By Laura Diffenderfer
Malpaso Dance Company has emerged as one of the most captivating Cuban dance troupes working today. The company has received numerous accolades, including recognition for its “sparklingly present” and “remarkably strong” dancing (The New York Times). Having toured extensively in the past few years, Malpaso is still reeling from its recent debut at the L.A. Music Center, which propelled the Los Angeles Times critic to experience a “pinch-me moment, one of those times when you catch an artistic dawning.” On that bill was company artistic director Osnel Delgado’s 24 Hours and a Dog, which you may have viewed at The Joyce previously; as well as Sonya Tayeh’s Face the Torrent and Aszure Barton’s Indomidible Waltz —both making their New York premieres Jan 17–21, 2018.
Founded just five years ago by arts advocate Fernando Saez and dancers Osnel Delgado and Daileidys Carrazana who met working in Cuba’s main government-supported contemporary dance company, Danza Contemporánea de Cuba, Malpaso has experienced an incredible rise since that time . Having received no funding from the Cuban government to date, the company’s unlikely ascension is truly a testament to its unique talent and spirit, as well as the generosity of its friends. The Joyce Theater is a proud supporter of Malpaso, and has helped to tour the company to more than 30 cities in the past three years through its production and touring arm, Joyce Theater Productions; and has produced or commissioned most of its works, including the quiet and mesmerizing Indomidible Waltz, which we sat down with the Barton to discuss.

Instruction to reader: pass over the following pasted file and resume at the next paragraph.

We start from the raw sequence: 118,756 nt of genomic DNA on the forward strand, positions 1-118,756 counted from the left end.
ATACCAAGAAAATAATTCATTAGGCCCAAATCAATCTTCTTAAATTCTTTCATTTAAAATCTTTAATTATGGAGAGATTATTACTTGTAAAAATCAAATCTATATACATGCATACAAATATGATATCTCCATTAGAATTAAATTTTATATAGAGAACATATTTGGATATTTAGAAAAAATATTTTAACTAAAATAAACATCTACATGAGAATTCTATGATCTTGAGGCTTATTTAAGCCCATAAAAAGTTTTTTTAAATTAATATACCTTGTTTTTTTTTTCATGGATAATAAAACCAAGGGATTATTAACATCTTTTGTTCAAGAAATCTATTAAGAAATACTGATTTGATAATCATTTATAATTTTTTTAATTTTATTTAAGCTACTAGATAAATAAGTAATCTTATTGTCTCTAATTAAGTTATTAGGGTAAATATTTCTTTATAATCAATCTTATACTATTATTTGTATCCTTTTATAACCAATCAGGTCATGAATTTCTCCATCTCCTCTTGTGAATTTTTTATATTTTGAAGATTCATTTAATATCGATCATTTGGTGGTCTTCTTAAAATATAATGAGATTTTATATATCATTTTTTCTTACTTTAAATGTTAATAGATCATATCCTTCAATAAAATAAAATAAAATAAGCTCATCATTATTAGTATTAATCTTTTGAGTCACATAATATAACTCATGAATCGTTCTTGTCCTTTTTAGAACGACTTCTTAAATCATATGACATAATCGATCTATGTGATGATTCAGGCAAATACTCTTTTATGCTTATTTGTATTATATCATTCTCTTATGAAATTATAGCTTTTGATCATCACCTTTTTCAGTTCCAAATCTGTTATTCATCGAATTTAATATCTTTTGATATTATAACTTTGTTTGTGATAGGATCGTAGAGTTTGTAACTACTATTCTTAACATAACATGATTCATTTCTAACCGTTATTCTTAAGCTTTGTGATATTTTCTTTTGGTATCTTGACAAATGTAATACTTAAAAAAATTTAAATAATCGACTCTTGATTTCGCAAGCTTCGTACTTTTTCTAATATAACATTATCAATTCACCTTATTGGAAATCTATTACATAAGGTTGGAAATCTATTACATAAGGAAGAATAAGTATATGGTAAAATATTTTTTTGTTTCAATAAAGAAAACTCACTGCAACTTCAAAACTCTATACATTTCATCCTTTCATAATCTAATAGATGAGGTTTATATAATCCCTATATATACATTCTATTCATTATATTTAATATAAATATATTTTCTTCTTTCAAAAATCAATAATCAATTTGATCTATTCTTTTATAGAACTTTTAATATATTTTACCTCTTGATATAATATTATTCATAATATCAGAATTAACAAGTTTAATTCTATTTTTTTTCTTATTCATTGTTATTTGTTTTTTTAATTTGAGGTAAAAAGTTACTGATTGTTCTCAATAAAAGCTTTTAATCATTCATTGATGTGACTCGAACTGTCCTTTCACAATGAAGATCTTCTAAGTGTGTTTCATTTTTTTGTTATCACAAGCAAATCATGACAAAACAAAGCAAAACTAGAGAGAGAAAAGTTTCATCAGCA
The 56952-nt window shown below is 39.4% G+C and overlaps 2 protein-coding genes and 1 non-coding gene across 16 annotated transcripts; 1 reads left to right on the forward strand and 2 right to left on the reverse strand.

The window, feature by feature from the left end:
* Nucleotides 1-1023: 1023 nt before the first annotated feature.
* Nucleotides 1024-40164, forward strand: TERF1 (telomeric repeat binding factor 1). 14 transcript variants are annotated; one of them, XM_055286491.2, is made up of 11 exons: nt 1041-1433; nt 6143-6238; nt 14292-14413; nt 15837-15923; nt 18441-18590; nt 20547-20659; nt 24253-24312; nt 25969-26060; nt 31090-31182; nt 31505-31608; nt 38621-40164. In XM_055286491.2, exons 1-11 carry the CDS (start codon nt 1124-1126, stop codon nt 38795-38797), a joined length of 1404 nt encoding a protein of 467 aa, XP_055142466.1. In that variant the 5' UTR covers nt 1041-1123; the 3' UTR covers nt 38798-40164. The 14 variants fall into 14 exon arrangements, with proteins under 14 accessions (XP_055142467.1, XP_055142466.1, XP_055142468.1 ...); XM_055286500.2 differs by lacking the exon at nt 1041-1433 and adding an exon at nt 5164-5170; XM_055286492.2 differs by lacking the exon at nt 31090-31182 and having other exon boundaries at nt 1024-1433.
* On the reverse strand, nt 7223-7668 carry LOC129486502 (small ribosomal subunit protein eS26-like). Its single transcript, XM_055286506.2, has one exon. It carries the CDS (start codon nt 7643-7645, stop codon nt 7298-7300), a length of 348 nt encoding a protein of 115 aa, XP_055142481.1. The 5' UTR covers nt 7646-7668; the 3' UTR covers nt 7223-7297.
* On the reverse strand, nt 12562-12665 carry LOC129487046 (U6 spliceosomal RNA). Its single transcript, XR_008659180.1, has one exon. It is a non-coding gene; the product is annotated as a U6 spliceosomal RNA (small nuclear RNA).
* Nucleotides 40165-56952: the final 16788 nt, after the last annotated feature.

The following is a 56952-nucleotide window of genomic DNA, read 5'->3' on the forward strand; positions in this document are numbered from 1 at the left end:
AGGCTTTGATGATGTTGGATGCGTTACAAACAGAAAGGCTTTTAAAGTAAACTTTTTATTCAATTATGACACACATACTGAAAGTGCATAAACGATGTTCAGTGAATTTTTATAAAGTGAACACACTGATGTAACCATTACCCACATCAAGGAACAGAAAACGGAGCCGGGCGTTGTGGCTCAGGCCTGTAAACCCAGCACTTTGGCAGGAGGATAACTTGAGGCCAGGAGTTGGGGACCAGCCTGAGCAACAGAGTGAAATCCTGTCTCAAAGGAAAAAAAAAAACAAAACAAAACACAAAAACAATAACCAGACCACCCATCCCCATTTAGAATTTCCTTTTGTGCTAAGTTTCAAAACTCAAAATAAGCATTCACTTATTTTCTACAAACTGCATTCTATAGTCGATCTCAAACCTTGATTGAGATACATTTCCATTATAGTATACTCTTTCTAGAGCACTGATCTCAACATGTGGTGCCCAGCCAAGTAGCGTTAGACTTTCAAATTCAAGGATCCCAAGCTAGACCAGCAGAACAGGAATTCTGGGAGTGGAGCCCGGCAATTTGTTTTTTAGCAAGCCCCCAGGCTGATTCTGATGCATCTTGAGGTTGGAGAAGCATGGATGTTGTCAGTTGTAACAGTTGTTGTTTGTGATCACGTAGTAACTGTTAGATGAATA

What kind of work did you envision creating before you arrived in Cuba?
The words that first came to mind were jubilant and colorful.
Did your idea morph and change after you arrived? If so, what contributed to those shifts?
Oh yes. Over a year and a half later, I was in a very different place. Together, we ended up creating something different. The process, and ultimately the dance, manifested in an intimate exploration of the soul. It became an honest conversation with an unbelievably humble dance family. The original concept for the costumes was vibrant and fabulous but we ended up losing the bright color (and the garnish) and went with something much simpler. The dancers themselves are the intensity.
What was the experience of working in Cuba like for you?
It was beautiful, and an absolute pleasure. I have rarely felt so at home in the studio and in a place. The Cuban dancers I met are fully passionate about our art form; they are committed. I was reminded of how absolutely fortunate I am to have the life that I do, to have the kind of family that I do, to be able to encounter such generosity, and to have such intimate human exchanges in this life. It really was an amazing journey.
Was there anything in particular you were thinking about while creating Indomitable Waltz that helped shape the work?
I made a conscious effort to trust my soul and to discourage myself from placing judgement or expectation on my process.
Did the dancers inform the way the piece came together?
Yes, absolutely, it was a very collaborative process and without them it would not exist.
Did anything surprise you about the country or the company?
I didn't know what to expect but I was deeply moved by the generosity of the dancers. I thought that communication would be much more challenging and it was not; we speak the same language through dance. I was reminded of our innate similarities and that we are unquestionably kindred. I was also enchanted by the architecture in Havana—there is beauty in decay.
What does the piece feel like to you?